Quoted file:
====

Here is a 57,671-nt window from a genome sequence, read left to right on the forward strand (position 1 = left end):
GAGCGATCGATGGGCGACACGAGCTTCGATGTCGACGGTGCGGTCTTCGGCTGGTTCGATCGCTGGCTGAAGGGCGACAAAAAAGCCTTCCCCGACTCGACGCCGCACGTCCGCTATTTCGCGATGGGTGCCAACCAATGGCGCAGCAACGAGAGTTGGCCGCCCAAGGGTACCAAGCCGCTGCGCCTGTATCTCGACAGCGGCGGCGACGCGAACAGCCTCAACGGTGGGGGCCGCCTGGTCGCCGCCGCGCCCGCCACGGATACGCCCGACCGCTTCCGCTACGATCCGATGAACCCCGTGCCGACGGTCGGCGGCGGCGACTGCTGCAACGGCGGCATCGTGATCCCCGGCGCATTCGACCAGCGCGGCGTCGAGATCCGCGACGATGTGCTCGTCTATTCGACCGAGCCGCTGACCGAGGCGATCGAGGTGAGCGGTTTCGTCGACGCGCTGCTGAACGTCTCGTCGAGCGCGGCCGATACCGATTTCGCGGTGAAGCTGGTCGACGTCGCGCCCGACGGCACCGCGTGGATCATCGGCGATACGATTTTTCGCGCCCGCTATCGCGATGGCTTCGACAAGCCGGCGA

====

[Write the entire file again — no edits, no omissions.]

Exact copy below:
Here is a 57,671-nt window from a genome sequence, read left to right on the forward strand (position 1 = left end):
GAGCGATCGATGGGCGACACGAGCTTCGATGTCGACGGTGCGGTCTTCGGCTGGTTCGATCGCTGGCTGAAGGGCGACAAAAAAGCCTTCCCCGACTCGACGCCGCACGTCCGCTATTTCGCGATGGGTGCCAACCAATGGCGCAGCAACGAGAGTTGGCCGCCCAAGGGTACCAAGCCGCTGCGCCTGTATCTCGACAGCGGCGGCGACGCGAACAGCCTCAACGGTGGGGGCCGCCTGGTCGCCGCCGCGCCCGCCACGGATACGCCCGACCGCTTCCGCTACGATCCGATGAACCCCGTGCCGACGGTCGGCGGCGGCGACTGCTGCAACGGCGGCATCGTGATCCCCGGCGCATTCGACCAGCGCGGCGTCGAGATCCGCGACGATGTGCTCGTCTATTCGACCGAGCCGCTGACCGAGGCGATCGAGGTGAGCGGTTTCGTCGACGCGCTGCTGAACGTCTCGTCGAGCGCGGCCGATACCGATTTCGCGGTGAAGCTGGTCGACGTCGCGCCCGACGGCACCGCGTGGATCATCGGCGATACGATTTTTCGCGCCCGCTATCGCGATGGCTTCGACAAGCCGGCGA